Why I quit my true crime podcast habit

I have two loves — Forensic Files and podcasts.

Forensic Files is a non-fiction true crime TV show. It takes a “whodunit” approach to the cases it covers, so it starts with a victim and ends with a murderer. Of course, this means you spend most of the half hour coming up with your own theories as the show slowly drops more details. It’s addictive as hell, which is why I’ve seen every episode at least twice. The show is less about the gruesome and often salacious details of the murders than about the forensic science that led investigators to solve them. Everything I know about biology — which I’ll admit is not much — I’ve learned from Forensic Files. It’s the pinnacle of edutainment.

There’s a reason I didn’t say I love true crime and podcasting, and that’s because I feel like the former is taking over the latter in an unhealthy way. Forensic Files hooks you with the creep and horror factor that comes with any murder, crime, or even disease. Ultimately, though, it ends by telling you why you’re hearing about it — advances in the natural, computer, and social sciences helped investigators solve cases. In other words, it’s not just indulging peoples’ murder and mystery guilty pleasures.

Podcasting is in the middle of a true crime boom. I just checked the iTunes podcasts charts, and of the top 40 podcasts, 11 are entirely about or at least mostly about murder. Of all the topics in life, life’s cessation by another person is absolutely dominating this medium. Why?

We love mystery — we love knowing some of the details of an event, especially a shocking event, but not all. That way, everyone can come up with their own theory on any given case. It’s great for conversation. A lot’s been said about our supposed love of violence, but I think this is less of a factor in our true crime addiction than the mystery. But there’s something about what’s going on here that I find troubling.

The podcast Serial started this boom. Heck, it may even be what brought podcasting into the mainstream. It’s extraordinarily well done — which you’d expect because it’s produced by public radio professionals. I can’t blame the show too much, because I don’t think anyone could have predicted it would kick start this whole obsession the way it did, but I think it’s representative of what’s gone wrong. Bear with me as I explain why.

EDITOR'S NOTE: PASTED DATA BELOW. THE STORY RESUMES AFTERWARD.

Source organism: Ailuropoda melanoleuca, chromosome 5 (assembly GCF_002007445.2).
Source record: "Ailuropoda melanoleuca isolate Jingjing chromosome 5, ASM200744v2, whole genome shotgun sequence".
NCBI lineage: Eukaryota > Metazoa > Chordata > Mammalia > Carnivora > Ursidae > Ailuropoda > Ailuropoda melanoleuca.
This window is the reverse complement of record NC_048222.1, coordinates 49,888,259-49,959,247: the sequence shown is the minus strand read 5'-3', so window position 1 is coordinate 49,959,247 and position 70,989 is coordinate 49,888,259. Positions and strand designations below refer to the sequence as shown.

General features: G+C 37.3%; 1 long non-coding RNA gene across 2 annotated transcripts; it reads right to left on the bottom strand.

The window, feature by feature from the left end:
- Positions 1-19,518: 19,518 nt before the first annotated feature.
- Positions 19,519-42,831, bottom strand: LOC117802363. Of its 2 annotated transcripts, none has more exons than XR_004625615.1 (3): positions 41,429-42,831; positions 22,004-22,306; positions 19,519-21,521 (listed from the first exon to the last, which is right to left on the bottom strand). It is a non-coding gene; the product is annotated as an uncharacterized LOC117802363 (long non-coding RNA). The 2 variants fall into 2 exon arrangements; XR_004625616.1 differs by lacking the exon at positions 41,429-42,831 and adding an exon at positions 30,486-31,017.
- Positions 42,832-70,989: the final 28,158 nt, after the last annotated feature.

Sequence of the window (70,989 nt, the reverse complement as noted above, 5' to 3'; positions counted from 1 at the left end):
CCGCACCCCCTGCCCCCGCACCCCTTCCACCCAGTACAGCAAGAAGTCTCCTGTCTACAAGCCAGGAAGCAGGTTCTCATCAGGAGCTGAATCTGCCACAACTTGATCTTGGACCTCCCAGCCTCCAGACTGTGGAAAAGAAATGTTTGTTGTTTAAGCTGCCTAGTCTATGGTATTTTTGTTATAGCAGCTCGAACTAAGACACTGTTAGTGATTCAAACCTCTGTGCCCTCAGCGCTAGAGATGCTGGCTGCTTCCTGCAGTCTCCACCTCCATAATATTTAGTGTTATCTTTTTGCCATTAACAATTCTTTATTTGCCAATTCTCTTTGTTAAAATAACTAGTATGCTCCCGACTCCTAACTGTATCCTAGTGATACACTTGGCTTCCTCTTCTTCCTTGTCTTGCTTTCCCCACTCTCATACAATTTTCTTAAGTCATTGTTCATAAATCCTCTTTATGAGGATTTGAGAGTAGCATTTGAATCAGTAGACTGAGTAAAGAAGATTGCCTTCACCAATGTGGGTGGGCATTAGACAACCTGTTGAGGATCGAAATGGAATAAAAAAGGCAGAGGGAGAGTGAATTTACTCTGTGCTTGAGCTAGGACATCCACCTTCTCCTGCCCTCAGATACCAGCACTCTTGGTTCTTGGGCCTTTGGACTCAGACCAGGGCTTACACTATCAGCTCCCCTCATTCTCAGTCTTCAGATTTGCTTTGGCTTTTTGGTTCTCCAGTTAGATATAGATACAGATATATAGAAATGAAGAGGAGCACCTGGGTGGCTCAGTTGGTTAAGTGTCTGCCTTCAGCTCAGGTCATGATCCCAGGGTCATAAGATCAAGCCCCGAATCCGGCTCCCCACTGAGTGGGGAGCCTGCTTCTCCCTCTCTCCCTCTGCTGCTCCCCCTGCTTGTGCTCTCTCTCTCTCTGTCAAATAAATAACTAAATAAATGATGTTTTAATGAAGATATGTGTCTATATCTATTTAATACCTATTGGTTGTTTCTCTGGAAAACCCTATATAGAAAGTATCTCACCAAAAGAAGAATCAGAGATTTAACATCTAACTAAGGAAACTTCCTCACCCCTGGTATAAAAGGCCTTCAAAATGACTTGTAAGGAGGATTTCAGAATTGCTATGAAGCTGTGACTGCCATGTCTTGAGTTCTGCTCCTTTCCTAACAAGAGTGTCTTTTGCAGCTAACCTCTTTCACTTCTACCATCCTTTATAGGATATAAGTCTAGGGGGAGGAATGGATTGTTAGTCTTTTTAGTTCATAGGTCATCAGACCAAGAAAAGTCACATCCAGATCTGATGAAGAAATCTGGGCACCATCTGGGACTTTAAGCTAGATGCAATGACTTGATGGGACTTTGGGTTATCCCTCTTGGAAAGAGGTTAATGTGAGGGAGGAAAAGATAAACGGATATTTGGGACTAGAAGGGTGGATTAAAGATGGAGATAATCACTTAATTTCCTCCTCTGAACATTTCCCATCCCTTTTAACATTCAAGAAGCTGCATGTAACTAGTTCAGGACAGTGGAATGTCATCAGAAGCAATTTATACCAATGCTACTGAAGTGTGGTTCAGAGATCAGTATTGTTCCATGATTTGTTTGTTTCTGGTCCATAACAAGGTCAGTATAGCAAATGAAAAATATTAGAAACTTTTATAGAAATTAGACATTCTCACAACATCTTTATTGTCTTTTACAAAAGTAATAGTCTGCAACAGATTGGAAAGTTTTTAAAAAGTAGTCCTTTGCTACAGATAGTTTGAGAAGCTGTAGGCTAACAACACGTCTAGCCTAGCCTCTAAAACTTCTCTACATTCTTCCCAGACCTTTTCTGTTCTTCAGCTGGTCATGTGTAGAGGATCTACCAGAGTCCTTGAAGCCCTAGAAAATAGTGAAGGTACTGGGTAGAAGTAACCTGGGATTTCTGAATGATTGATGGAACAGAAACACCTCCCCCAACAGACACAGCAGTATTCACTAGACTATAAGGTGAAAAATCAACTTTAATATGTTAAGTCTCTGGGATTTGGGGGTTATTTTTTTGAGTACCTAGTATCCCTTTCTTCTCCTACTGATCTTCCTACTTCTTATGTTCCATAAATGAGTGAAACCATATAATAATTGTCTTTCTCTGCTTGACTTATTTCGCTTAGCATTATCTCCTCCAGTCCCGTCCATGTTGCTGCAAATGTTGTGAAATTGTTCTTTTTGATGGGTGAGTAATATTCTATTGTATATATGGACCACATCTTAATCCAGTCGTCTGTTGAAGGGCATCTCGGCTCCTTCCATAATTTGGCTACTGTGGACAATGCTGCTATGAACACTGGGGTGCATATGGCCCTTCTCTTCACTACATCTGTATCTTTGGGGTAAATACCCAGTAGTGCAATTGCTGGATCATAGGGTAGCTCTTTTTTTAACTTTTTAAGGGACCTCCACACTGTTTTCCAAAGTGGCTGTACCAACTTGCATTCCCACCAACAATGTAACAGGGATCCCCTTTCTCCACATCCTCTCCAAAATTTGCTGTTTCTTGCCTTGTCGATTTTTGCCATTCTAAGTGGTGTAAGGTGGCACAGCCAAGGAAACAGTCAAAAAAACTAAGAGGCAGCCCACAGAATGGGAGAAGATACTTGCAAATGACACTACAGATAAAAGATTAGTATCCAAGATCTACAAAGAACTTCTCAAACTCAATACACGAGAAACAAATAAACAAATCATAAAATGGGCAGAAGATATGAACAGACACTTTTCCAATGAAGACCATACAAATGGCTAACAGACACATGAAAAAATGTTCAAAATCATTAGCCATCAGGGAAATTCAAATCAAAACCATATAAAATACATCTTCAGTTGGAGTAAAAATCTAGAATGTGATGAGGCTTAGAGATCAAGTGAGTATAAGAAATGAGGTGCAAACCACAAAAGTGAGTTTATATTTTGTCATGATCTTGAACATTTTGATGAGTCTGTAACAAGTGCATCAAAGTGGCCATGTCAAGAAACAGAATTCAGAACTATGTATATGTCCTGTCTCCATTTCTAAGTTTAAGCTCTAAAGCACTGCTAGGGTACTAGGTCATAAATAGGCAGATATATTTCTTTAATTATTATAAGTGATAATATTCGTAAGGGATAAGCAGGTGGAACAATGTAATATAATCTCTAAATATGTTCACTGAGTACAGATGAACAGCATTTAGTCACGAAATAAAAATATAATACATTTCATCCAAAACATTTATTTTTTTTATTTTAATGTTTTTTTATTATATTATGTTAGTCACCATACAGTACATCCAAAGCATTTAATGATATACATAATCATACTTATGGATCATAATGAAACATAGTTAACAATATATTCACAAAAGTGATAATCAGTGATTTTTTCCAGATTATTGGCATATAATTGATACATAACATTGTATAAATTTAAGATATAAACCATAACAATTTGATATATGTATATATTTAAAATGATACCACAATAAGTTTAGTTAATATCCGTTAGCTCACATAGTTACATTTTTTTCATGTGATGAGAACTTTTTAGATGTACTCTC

The first season is about the case of Adnan Syed. In 2000, 18 year-old Syed was tried and convicted for the murder of his ex-girlfriend, Hae Min Lee. Syed was the top suspect when Lee’s strangled body was found in a park near their school in Greater Baltimore. He had gone through a rough breakup with her, wrote in a notebook about his need to kill, and cell phone records placed him near the location of her body on the day she went missing. So, already, things are not looking good for him. But on top of all this, an acquaintance of Syed’s, Jay, admits to having helped him bury the body. It’s clear Jay is telling the truth at least to some degree, because he has information about the crime, such as the location of the victim’s car, that investigators didn’t know until he talked to them. There’s little to no forensic evidence, which is probably why this murder didn’t end up on Forensic Files.

Sarah Koenig, a seasoned reporter and radio producer, narrates Serial. She is a master of storytelling. She’s a big reason it works as well as it does. Koenig readily admits that a lot of things are going against Syed, but she prods at the sketchy aspects of the case — Jay’s story keeps changing, prosecutors made a shady deal with him to get him legal representation, and one of Syed’s classmates says she has an alibi for him. What’s more, Syed’s lawyer, possibly the best in Greater Baltimore, is starting to get deathly ill at the time of the trial. Her tactics throughout it can only be described as bizarre. I’m no lawyer, but it seems to me that Syed didn’t get effective legal representation, and that’s not a minor injustice. So good for Serial there.